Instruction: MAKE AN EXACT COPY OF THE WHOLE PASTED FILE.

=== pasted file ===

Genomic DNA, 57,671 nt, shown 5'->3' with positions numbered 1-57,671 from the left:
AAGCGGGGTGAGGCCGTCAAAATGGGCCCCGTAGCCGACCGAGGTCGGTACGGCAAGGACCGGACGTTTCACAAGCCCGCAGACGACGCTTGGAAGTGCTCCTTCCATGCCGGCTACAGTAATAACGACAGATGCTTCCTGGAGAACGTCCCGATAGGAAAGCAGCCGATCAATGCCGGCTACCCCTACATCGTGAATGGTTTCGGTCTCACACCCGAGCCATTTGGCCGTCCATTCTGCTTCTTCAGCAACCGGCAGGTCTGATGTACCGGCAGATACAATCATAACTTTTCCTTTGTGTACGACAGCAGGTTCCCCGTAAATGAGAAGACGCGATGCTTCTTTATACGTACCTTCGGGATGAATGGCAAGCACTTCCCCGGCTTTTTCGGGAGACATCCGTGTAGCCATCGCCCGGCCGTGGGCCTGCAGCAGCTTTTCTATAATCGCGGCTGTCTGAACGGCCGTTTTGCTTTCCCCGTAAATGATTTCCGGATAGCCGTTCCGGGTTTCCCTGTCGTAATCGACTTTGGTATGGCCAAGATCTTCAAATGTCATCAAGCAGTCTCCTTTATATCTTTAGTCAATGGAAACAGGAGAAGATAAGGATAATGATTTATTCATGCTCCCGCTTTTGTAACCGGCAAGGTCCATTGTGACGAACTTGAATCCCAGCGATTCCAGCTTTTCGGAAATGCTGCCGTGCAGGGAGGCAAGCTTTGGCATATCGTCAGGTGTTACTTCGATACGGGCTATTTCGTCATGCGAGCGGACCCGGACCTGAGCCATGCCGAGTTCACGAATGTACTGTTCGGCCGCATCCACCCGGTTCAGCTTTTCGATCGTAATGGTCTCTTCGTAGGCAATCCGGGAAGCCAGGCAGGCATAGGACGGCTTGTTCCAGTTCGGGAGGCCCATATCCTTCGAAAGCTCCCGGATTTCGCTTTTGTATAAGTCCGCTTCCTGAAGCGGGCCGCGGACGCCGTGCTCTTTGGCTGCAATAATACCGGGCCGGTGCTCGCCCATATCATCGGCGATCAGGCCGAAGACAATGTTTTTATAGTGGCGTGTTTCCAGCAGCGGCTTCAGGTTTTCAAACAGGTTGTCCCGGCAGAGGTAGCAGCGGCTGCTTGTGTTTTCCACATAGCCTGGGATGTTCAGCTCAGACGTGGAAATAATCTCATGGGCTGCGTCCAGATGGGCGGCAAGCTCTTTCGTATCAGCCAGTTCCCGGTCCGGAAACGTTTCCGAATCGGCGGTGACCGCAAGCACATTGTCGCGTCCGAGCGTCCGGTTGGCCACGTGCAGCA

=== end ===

Genomic DNA, 57,671 nt, shown 5'->3' with positions numbered 1-57,671 from the left:
AAGCGGGGTGAGGCCGTCAAAATGGGCCCCGTAGCCGACCGAGGTCGGTACGGCAAGGACCGGACGTTTCACAAGCCCGCAGACGACGCTTGGAAGTGCTCCTTCCATGCCGGCTACAGTAATAACGACAGATGCTTCCTGGAGAACGTCCCGATAGGAAAGCAGCCGATCAATGCCGGCTACCCCTACATCGTGAATGGTTTCGGTCTCACACCCGAGCCATTTGGCCGTCCATTCTGCTTCTTCAGCAACCGGCAGGTCTGATGTACCGGCAGATACAATCATAACTTTTCCTTTGTGTACGACAGCAGGTTCCCCGTAAATGAGAAGACGCGATGCTTCTTTATACGTACCTTCGGGATGAATGGCAAGCACTTCCCCGGCTTTTTCGGGAGACATCCGTGTAGCCATCGCCCGGCCGTGGGCCTGCAGCAGCTTTTCTATAATCGCGGCTGTCTGAACGGCCGTTTTGCTTTCCCCGTAAATGATTTCCGGATAGCCGTTCCGGGTTTCCCTGTCGTAATCGACTTTGGTATGGCCAAGATCTTCAAATGTCATCAAGCAGTCTCCTTTATATCTTTAGTCAATGGAAACAGGAGAAGATAAGGATAATGATTTATTCATGCTCCCGCTTTTGTAACCGGCAAGGTCCATTGTGACGAACTTGAATCCCAGCGATTCCAGCTTTTCGGAAATGCTGCCGTGCAGGGAGGCAAGCTTTGGCATATCGTCAGGTGTTACTTCGATACGGGCTATTTCGTCATGCGAGCGGACCCGGACCTGAGCCATGCCGAGTTCACGAATGTACTGTTCGGCCGCATCCACCCGGTTCAGCTTTTCGATCGTAATGGTCTCTTCGTAGGCAATCCGGGAAGCCAGGCAGGCATAGGACGGCTTGTTCCAGTTCGGGAGGCCCATATCCTTCGAAAGCTCCCGGATTTCGCTTTTGTATAAGTCCGCTTCCTGAAGCGGGCCGCGGACGCCGTGCTCTTTGGCTGCAATAATACCGGGCCGGTGCTCGCCCATATCATCGGCGATCAGGCCGAAGACAATGTTTTTATAGTGGCGTGTTTCCAGCAGCGGCTTCAGGTTTTCAAACAGGTTGTCCCGGCAGAGGTAGCAGCGGCTGCTTGTGTTTTCCACATAGCCTGGGATGTTCAGCTCAGACGTGGAAATAATCTCATGGGCTGCGTCCAGATGGGCGGCAAGCTCTTTCGTATCAGCCAGTTCCCGGTCCGGAAACGTTTCCGAATCGGCGGTGACCGCAAGCACATTGTCGCGTCCGAGCGTCCGGTTGGCCACGTGCAGCA